Thursday, July 11, 2013

MongoDB-based Cache Service

I've talked about using REST web service to wrap database and provide managed repository service. This time, I'd like to discuss developing cache service with MongoDB's two convenient features.

Before I start, I want to make it clear that the cache service here is not the one that trying reduce response time to sub-ms. It's something you hesitate to call it again and want to store it somewhere. Usually it's a distributed web service (for example, Maps API from Google), or an expensive SQL statement result. You want to cache it not only because you don't want to wait for few seconds again, but also to save your usage quota, or reduce the workload of a database. In this case, you'll be happy if we can reduce the response from X seconds to X ms.

Depending on whether it's a single node or clustered environment, the size of the cached data, text or binary, there are quite a few products that can fulfill the task. But when we examine if the solution can scale up and scale out, the answer become not clear. Consider config something like Memcached in a 4 node cluster and you'll get the idea. Basically you have to explicitly tell each node, "you are in a group so you guys have a shared memory or disk".

How about share nothing? As long as a node knows the cache, it doesn't matter how many other nodes also know the cache, they can share something, with same key of course. Cache service can just become a couple of HTTP methods (POST and GET) backed by MongoDB. But why MongoDB?

One aspect of a cache is the capacity, in bytes or in number of objects. In MongoDB, you can use Capped Collections to achieve this. You can create a capped collection using
db.createCollection("mycoll", {capped:true, size:100000})
or convert a collection to capped one using
db.runCommand({"convertToCapped": "mycoll", size: 100000});

The value of size parameter is in bytes. You may not know the size of a document in the collection if you want to know how many documents can be stored in the capped collection. If you already have a amount of documents, you can run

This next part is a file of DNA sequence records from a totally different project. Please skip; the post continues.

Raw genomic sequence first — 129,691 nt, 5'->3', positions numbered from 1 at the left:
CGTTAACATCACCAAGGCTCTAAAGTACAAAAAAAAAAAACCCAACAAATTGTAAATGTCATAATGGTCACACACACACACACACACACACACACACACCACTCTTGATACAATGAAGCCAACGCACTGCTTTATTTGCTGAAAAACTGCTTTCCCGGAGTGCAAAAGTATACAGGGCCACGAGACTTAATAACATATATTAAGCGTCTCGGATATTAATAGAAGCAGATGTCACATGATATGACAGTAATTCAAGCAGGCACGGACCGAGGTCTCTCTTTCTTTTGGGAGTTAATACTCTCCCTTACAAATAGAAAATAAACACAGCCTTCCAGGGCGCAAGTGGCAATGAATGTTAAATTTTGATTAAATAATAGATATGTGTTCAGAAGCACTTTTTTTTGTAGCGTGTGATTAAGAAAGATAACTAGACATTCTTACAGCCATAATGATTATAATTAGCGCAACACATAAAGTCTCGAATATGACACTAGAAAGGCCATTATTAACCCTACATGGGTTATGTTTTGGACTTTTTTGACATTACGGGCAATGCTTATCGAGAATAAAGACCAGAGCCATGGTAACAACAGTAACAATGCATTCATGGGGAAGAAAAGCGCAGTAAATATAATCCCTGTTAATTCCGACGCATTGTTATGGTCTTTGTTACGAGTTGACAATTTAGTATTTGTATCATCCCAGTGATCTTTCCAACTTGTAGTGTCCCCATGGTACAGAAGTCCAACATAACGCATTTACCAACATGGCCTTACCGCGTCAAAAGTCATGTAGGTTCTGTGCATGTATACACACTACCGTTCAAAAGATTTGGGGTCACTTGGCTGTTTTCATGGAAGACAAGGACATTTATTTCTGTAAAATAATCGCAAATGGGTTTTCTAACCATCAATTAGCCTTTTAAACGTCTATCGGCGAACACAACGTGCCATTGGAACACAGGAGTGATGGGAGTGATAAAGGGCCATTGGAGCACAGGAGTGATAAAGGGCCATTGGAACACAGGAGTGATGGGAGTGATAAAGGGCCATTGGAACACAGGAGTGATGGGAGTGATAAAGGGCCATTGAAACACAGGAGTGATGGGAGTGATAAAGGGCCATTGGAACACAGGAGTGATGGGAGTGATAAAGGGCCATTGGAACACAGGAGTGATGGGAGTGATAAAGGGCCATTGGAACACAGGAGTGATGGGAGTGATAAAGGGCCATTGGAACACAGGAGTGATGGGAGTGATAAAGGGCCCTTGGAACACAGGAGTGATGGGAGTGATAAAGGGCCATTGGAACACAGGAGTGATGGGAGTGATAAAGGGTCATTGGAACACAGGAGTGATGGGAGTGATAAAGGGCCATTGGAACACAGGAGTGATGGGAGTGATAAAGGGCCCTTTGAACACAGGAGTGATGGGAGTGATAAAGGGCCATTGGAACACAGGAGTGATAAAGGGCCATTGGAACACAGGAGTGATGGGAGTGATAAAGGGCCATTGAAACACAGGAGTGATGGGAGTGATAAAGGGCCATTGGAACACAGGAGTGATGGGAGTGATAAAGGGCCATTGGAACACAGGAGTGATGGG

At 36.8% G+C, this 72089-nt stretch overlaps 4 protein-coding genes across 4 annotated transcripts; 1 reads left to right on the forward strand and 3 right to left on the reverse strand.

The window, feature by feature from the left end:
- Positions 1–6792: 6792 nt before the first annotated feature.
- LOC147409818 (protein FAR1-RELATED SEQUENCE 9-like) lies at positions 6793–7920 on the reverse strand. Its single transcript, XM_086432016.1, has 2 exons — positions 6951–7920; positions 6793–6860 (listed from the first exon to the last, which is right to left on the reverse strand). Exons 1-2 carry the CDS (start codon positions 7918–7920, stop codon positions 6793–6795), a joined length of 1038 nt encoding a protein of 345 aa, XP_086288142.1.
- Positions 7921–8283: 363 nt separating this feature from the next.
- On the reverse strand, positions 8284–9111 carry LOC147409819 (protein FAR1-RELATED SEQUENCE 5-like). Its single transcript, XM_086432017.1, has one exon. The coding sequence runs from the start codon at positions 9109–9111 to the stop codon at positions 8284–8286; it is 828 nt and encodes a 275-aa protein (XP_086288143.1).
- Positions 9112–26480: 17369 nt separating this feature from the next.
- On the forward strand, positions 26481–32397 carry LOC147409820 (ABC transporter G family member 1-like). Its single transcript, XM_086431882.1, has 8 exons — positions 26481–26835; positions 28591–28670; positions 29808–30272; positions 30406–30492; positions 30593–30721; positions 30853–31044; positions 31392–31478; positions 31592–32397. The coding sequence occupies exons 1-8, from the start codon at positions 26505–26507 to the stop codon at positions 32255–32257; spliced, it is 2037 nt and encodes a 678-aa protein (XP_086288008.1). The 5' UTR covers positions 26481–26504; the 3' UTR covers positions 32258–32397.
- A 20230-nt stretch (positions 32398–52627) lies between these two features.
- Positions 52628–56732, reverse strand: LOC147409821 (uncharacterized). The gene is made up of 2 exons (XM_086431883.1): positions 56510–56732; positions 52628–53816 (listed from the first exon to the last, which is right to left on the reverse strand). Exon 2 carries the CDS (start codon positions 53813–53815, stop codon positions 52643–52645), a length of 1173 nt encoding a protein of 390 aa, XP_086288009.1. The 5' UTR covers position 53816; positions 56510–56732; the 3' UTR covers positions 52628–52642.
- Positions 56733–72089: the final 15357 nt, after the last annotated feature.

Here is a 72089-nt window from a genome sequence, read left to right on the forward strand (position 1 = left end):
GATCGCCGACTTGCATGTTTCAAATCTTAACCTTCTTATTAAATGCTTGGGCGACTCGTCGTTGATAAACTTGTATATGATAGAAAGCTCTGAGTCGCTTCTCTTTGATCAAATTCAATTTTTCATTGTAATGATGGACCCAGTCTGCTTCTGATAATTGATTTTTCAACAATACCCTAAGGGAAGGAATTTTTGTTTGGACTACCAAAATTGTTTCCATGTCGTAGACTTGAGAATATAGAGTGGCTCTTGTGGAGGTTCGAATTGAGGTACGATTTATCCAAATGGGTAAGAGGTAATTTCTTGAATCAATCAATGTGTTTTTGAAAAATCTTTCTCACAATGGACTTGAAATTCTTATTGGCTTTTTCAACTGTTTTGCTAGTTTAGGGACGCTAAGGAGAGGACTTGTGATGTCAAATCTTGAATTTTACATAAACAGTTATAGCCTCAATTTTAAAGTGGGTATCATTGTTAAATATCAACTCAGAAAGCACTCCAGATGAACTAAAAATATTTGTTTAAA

and check the avgObjSize value before converting it to capped collection. Here is an example,
    "ns" : "mydb.mycoll",
    "count" : 7739,
    "size" : 42885120,
    "avgObjSize" : 5541.429125209976,
    "storageSize" : 65724416,
    "numExtents" : 8,
    "nindexes" : 1,
    "lastExtentSize" : 23224320,
    "paddingFactor" : 1,
    "systemFlags" : 1,
    "userFlags" : 0,
    "totalIndexSize" : 228928,
    "indexSizes" : {
        "_id_" : 228928
    "ok" : 1

If you run stats() on a capped collection, you'll see 2 more lines in result
    "capped" : true,
    "max" : NumberLong("9223372036854775807"),

Another feature in caching is Time To Live, which is used to specify when a cached item should be invalidated. In MongoDB, you can create index on a date field and provide expireAfterSeconds option to set the TTL of a collection.
db.mycoll.ensureIndex( { "created": 1 }, { expireAfterSeconds: 3600 } )

Note however that the background task to delete expired documents runs once every 60 seconds, so don't expect this feature working much more accurately than that. And you can't make a collection both size- and time-based (who's going to need both anyway).

So next time when you design a size-based or time-based cache, would you like to consider MongoDB?

No comments:

Post a Comment